|There was a pretty good size exhibition|
hall and it was well attended
The HIMSS ASIA Pacific was held Sept. 6 to Sept. 10 in Singapore this year and, despite a good attendance (1,700 professionals), most of the attendees were local, which might not have been such a surprise if you looked at the speaker roster as most of the speakers were from the local region as well.
In my opinion, it would have been better to call it HIMSS Singapore, as it would have reflected the venue more accurately. The good news is that I learned quite a bit about the initiatives and challenges in Singapore, which basically come down to the fact that there are going to be too many elderly people too soon to be supported by too few workers, which will require a smarter approach to how they conduct their business. Hence the term “Smart Nation” was introduced by the Singapore government as of last year, which includes smart transportation, infrastructure, and homes, but foremost smart healthcare. However, even though the incentive for implementing digital technologies in healthcare is different than in the US and other countries, the objective is identical, i.e. doing things smarter and therefore more efficiently, safely and effectively, and we can use the same solutions.
Singapore still has a long way to go with regard to electronic health record implementations they are about five years behind where the US is right now. In addition, with regard to imaging (PACS) implementations, they are about 2-3 years behind. They have home grown EMR systems that are not interoperable, and they are just starting to think about enterprise image archiving using Vendor Neutral Archiving. The standards-based approach to healthcare IT implementation using IHE is still not well understood and/or appreciated. The good news is that they can learn from implementations in the US as well as countries that have advanced health care IT implementations such as Canada, the UK and other western countries, and use the lessons learned to jump-start their implementations, which will very likely start happening in the next one to three years, which would be expected if they are serious about “smart healthcare.”
There were three major takeaways from the conference. I learned about the potentially disruptive impact of wearables, the use of demographic and social overlays onto the clinical data, and the use of “Big data” in a cognitive manner.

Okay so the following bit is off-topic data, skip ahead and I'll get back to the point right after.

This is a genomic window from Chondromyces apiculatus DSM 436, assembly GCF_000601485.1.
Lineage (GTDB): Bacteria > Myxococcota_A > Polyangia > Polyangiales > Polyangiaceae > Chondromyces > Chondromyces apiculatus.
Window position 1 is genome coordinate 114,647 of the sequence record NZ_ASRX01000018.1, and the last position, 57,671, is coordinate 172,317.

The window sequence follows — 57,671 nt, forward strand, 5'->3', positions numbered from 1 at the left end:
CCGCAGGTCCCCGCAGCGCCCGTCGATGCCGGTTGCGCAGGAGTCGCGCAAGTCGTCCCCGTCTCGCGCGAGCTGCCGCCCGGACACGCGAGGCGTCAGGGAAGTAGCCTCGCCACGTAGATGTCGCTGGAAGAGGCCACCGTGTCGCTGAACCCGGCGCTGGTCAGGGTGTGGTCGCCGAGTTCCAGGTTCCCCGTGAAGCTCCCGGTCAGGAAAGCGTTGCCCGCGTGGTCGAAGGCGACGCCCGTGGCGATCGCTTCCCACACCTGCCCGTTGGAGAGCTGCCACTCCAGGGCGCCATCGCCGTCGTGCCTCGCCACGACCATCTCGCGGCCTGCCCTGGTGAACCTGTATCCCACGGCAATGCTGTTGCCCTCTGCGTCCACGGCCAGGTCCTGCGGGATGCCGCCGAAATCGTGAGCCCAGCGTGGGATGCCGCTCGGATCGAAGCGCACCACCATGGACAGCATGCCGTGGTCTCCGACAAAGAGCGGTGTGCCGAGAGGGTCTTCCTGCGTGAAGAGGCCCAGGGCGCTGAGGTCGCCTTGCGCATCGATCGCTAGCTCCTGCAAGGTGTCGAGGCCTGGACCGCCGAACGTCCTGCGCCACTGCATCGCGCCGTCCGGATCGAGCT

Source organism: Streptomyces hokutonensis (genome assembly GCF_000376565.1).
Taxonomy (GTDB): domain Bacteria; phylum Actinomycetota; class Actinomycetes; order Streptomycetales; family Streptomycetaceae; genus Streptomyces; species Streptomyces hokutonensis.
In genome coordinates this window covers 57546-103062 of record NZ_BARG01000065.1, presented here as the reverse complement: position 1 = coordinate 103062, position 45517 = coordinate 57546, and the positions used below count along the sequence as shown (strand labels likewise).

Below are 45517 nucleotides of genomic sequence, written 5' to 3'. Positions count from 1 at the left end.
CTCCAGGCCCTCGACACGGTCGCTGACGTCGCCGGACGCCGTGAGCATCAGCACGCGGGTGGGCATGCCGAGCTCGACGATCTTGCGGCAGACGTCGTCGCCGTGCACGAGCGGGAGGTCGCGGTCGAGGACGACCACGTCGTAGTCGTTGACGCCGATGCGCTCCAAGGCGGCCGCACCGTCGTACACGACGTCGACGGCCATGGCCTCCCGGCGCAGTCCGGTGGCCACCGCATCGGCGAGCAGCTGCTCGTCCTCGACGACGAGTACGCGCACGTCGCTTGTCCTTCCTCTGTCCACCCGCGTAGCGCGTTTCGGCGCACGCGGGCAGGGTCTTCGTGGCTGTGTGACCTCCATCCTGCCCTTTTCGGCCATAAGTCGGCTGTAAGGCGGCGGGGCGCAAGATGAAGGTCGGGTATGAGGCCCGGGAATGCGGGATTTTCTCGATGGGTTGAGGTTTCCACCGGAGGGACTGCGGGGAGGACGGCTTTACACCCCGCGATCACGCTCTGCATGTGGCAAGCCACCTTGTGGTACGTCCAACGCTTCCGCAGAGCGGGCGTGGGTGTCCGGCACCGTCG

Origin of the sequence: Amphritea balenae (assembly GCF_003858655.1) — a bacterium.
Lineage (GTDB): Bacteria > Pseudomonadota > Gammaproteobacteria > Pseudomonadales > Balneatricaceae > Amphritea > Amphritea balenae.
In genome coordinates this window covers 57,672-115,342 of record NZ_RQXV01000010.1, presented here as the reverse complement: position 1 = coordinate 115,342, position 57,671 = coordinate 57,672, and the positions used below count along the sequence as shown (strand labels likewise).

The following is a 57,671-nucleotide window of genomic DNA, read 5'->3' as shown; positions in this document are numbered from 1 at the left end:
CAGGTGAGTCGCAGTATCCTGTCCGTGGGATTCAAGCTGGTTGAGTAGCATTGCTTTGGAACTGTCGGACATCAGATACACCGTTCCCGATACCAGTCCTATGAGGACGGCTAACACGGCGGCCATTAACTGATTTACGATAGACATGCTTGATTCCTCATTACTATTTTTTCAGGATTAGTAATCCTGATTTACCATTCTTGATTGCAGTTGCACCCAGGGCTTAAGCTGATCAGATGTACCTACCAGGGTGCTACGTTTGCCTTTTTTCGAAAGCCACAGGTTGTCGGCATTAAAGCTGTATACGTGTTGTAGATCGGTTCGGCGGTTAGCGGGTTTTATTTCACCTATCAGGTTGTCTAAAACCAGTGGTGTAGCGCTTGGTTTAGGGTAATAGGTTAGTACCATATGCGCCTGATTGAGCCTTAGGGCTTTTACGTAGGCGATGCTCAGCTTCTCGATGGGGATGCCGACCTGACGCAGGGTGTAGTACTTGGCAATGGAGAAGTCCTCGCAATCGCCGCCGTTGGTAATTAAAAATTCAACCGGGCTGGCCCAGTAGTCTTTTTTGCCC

First wearables – When people think about wearables, you might think about the Apple Watch and other devices you can wear and measure the number of steps, hours of sleep, and even pulse. But the sensors are now getting very thin and can be incorporated into clothes or other wearables and measure additional physiological parameters such as glucose level. This information can be uploaded into a personal health record and a healthcare practitioner can monitor that data and potentially intervene if needed. With most people now having smartphones, they can be connected in real time and allow for monitoring 24/7. The impact of this could be huge, despite the “big brother” connotation. Sometimes, having a “big brother” watching over you could be a lifesaver or, at a minimum, prevent unnecessary ER or doctor visits. And if a visit is necessary, it could very well be done remotely in many cases.
The second potential disruptive innovation is the use of demographic data and overlaying that over clinical information from the EMR. For example, overlaying the number of re-admissions, diabetes patients, or people with any other condition that might be socially or culturally related on top of a map showing the geographical distribution of the patients can give clues as how to address such health issues. This means that patients are not being treated as individuals anymore but in their social and cultural context. Let’s say that a specific area has a high incidence of diabetes, you might want to do an educational session in the community center about nutrition in that region.
The third thing I learned has to do with the use of “big data.” While the reality hasn’t lived up to the hype so far, there are applications that use big data effectively in a cognitive manner to assist physicians making treatment decisions. A good example is the IBM Watson application, which is used by major cancer centers to assist in the treatment of oncology patients. The patient condition and characteristics which are in the EMR are compared with a database of thousands similar cases and tens of thousands of published articles to come up with a suggested treatment plan. You might think that patients do not always fit the statistics, but then the next step is to take into account the genomics data to come up with a truly personalized treatment. The power of this process is to use the intelligence of the IBM Watson, which runs in the cloud.
So, in conclusion, the HIMSS ASIAPAC15 had some insights to offer and learning experiences and it was good to know what is going on in Singapore. However, it is definitely a regional meeting, and there were a lot of vendor-sponsored presentations that talked about products rather than new technologies. So as an educational event, you might be better off to travel to the HiMSS Annual Conference & Exhibition in Las Vegas, Feb. 29 – March 4, 2016.